In 2014, 30% of the total NIMH budget ($1.4B) was in the Division of Neuroscience and Basic Behavioral Science (DNBBS), which includes not only basic science but also support for translational genomics. Funding of DNBBS (as presented in Figure 3) increased by 28% from 2005 to 2014. In Figure 3, to give a better sense of NIMH investment in basic science, the genetics portfolio (which includes translational genomics) has been separated out from DNBBS. Conversely, support of the Brain Research through Advancing Innovative Neurotechnologies (BRAIN) Initiative, which was funded for the first time in 2014 to develop tools for neuroscience, has been added to the DNBBS portfolio. In 2014, roughly 25% of the total NIMH budget was in the Division of Translational Research (DTR), which previously had been two separate divisions supporting developmental and adult studies, and 10% was in the Division of Services and Interventions Research (DSIR). Both of these divisions have seen decreased funding since 2005 (decreased by 12.8% for DTR; 16.7% for DSIR (as presented in Figure 3)). The decrease in both Divisions has been especially evident over the past three years. Part of this decrease reflects NIMH’s reduced support of traditional clinical trials (both DTR and DSIR fund such trials), while shifting to contracts and to next generation “experimental medicine” trials that will be more informative of disease mechanisms.3 Indeed, in 2011, NIMH spent $110.3M on clinical trials; in 2014 trial support dropped to $75.3M. The Division of AIDS Research (DAR) has been reduced from a peak of $180M in 2012 to $145M in 2014, as funding for HIV research has shifted from NIMH to the National Institute of Allergy and Infectious Diseases. DAR funding comes to NIMH through a separate appropriation from Congress that must be used for HIV-related research. These AIDS-related funds do not compete with the mental health budget nor can they be used for mental health-related studies except in the context of AIDS research.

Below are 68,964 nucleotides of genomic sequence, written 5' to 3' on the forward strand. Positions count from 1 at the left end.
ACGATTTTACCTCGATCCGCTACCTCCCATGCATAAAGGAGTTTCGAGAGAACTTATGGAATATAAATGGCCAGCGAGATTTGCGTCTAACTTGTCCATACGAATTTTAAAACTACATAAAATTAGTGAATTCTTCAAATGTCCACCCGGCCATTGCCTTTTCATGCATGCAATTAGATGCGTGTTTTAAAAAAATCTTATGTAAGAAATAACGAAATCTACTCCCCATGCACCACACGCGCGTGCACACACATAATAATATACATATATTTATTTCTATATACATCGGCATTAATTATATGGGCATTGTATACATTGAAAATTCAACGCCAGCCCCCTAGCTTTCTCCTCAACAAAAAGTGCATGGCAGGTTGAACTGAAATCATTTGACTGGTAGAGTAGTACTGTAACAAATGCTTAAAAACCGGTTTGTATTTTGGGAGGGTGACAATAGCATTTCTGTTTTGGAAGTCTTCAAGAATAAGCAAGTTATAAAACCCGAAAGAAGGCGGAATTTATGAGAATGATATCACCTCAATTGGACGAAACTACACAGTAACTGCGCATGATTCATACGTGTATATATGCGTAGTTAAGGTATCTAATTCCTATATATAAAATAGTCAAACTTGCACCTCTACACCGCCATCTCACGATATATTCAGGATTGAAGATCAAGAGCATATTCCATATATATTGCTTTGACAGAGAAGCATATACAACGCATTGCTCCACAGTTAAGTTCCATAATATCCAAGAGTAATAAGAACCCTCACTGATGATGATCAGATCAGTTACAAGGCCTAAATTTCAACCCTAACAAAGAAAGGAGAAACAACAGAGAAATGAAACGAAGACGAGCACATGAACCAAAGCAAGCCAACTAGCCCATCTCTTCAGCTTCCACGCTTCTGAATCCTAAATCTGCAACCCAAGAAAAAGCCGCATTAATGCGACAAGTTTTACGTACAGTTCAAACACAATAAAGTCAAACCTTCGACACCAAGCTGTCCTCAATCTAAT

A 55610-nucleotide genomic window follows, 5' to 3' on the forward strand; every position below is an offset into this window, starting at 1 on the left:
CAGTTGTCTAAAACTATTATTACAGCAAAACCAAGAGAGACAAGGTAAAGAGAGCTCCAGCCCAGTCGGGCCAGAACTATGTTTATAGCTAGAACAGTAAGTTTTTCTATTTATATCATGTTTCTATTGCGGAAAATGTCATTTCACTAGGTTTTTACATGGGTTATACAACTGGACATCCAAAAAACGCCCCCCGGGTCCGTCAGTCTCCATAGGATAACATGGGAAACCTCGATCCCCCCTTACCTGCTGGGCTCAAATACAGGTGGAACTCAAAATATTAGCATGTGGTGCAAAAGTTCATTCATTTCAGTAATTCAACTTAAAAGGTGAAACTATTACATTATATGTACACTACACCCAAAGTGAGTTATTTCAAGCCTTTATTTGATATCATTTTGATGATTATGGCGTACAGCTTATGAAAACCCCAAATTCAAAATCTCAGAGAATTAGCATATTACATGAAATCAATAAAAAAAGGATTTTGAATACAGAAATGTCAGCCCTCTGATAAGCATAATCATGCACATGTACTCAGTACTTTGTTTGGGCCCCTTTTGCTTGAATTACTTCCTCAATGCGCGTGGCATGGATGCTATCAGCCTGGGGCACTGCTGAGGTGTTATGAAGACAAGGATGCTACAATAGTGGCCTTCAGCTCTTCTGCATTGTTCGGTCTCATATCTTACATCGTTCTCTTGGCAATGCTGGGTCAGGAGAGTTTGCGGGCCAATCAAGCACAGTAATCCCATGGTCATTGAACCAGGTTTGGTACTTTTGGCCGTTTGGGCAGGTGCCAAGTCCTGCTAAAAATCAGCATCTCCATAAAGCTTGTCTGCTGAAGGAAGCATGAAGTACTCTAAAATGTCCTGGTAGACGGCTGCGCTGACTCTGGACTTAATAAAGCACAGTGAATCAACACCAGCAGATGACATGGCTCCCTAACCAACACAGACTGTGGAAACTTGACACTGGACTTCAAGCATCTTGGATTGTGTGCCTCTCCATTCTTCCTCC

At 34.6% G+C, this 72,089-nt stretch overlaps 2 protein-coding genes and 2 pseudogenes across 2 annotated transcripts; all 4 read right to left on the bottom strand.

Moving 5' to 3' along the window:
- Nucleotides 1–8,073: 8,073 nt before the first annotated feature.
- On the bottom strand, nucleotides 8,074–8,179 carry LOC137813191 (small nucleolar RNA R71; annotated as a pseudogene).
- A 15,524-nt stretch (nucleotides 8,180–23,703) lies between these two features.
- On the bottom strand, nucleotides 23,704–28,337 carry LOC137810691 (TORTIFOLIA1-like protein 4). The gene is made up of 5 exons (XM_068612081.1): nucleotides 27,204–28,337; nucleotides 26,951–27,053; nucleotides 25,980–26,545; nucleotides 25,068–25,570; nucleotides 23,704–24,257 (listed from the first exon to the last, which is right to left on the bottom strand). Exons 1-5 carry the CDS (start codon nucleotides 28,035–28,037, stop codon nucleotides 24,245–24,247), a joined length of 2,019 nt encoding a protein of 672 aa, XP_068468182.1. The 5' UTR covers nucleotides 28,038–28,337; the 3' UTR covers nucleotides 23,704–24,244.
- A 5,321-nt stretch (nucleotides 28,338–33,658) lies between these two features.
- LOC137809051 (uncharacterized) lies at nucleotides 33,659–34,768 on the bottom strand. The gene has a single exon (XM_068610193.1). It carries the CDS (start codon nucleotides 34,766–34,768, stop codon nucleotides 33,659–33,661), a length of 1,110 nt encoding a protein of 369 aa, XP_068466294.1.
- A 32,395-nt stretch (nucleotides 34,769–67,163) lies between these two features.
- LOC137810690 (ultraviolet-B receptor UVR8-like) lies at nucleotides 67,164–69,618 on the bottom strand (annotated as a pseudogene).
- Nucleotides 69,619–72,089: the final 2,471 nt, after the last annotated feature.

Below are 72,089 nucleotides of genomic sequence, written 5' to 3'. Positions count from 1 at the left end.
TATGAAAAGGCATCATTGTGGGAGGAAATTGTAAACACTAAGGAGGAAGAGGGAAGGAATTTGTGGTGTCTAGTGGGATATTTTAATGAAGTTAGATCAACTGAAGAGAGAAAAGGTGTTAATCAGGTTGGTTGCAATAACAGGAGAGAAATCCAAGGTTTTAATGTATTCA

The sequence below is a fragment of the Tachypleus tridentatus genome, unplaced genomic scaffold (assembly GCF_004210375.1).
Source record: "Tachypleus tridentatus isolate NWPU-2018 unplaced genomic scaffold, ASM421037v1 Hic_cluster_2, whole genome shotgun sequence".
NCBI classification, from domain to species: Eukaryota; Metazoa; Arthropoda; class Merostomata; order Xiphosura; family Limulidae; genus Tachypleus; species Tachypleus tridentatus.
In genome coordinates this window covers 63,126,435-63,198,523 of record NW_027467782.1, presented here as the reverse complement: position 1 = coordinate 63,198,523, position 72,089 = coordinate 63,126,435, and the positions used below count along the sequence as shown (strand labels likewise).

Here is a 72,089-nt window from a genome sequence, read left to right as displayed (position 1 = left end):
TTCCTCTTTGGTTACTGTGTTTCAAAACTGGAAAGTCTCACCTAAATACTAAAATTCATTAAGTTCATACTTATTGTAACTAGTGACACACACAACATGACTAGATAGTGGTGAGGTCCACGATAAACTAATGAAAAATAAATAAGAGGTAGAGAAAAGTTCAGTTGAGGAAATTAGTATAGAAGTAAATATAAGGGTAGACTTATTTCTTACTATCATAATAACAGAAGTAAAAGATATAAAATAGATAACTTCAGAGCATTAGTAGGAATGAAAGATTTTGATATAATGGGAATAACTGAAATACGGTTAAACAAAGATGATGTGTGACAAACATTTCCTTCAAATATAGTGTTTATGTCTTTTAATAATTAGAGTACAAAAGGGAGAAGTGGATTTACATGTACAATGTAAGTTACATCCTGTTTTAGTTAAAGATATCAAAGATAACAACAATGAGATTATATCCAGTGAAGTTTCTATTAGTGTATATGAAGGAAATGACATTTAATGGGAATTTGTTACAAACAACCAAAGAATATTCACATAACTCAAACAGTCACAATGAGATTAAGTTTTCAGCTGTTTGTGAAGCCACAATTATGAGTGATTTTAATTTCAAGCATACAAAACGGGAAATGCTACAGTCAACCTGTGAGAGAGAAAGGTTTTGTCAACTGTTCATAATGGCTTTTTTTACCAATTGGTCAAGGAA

Figure 3 suggests that basic research funding relative to other areas has grown over the past decade at NIMH, reflecting the Institute’s commitment to understanding the underlying mechanisms of mental disorders. Other areas, such as support for services research, have been sustained, although not keeping up with inflation. In 2014, the NIMH investment in services research was $67.4M; in 2005 it was $67.3M. As noted above, the largest recent changes in NIMH funding have been the reduction in support for clinical trials, the increase in support for genomics research, and the recent new appropriation for the BRAIN Initiative.